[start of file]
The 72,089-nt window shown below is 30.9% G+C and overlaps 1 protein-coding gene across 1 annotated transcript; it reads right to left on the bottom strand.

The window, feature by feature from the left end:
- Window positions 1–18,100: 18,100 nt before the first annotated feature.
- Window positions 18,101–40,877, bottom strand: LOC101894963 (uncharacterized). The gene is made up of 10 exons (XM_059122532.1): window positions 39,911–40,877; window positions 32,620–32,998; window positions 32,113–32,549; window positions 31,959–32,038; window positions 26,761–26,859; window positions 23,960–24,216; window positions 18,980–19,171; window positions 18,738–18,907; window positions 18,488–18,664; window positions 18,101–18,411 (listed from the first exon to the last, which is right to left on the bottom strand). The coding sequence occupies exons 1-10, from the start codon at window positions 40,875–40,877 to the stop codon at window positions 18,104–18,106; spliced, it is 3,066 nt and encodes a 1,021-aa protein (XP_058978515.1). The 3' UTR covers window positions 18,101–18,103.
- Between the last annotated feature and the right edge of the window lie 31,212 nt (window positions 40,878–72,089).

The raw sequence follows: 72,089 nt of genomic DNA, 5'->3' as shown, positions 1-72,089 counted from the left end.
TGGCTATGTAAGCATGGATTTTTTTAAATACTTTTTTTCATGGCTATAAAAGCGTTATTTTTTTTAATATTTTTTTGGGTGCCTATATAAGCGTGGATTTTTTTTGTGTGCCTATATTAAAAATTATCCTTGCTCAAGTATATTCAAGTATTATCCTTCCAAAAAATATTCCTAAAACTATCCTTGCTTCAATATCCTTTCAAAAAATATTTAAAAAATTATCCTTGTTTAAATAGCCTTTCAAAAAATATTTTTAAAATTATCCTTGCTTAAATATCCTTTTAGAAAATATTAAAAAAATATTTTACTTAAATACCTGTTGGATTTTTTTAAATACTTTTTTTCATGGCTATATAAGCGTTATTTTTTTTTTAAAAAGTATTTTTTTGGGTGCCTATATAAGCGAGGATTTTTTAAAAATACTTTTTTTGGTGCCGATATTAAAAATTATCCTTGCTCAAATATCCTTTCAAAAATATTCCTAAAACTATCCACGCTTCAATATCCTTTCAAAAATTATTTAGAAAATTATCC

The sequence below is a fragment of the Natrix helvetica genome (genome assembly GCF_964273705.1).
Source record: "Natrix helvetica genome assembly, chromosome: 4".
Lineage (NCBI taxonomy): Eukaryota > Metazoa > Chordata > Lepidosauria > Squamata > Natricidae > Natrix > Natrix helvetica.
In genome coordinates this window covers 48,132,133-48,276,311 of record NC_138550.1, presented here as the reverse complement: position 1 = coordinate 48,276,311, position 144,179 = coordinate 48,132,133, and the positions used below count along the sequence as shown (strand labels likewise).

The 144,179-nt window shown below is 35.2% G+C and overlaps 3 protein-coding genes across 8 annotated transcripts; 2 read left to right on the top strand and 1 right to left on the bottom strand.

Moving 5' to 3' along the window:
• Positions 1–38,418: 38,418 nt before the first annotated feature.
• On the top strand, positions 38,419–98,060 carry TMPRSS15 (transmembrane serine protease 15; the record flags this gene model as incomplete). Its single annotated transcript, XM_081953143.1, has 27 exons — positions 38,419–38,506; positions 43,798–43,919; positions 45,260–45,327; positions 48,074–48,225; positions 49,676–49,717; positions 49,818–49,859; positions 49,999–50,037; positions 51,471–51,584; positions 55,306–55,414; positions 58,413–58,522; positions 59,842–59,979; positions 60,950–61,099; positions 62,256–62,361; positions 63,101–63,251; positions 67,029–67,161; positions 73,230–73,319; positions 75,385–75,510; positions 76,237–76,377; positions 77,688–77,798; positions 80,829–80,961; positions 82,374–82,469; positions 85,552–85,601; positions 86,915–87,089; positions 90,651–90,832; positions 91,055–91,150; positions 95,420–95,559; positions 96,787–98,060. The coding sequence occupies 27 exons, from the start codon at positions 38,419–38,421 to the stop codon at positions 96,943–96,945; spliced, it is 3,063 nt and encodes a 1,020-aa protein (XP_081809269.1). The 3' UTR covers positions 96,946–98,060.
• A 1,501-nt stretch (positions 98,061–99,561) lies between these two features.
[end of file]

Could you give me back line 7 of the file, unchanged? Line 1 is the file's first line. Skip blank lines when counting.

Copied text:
TGGCTATGTAAGCATGGATTTTTTTAAATACTTTTTTTCATGGCTATAAAAGCGTTATTTTTTTTAATATTTTTTTGGGTGCCTATATAAGCGTGGATTTTTTTTGTGTGCCTATATTAAAAATTATCCTTGCTCAAGTATATTCAAGTATTATCCTTCCAAAAAATATTCCTAAAACTATCCTTGCTTCAATATCCTTTCAAAAAATATTTAAAAAATTATCCTTGTTTAAATAGCCTTTCAAAAAATATTTTTAAAATTATCCTTGCTTAAATATCCTTTTAGAAAATATTAAAAAAATATTTTACTTAAATACCTGTTGGATTTTTTTAAATACTTTTTTTCATGGCTATATAAGCGTTATTTTTTTTTTAAAAAGTATTTTTTTGGGTGCCTATATAAGCGAGGATTTTTTAAAAATACTTTTTTTGGTGCCGATATTAAAAATTATCCTTGCTCAAATATCCTTTCAAAAATATTCCTAAAACTATCCACGCTTCAATATCCTTTCAAAAATTATTTAGAAAATTATCC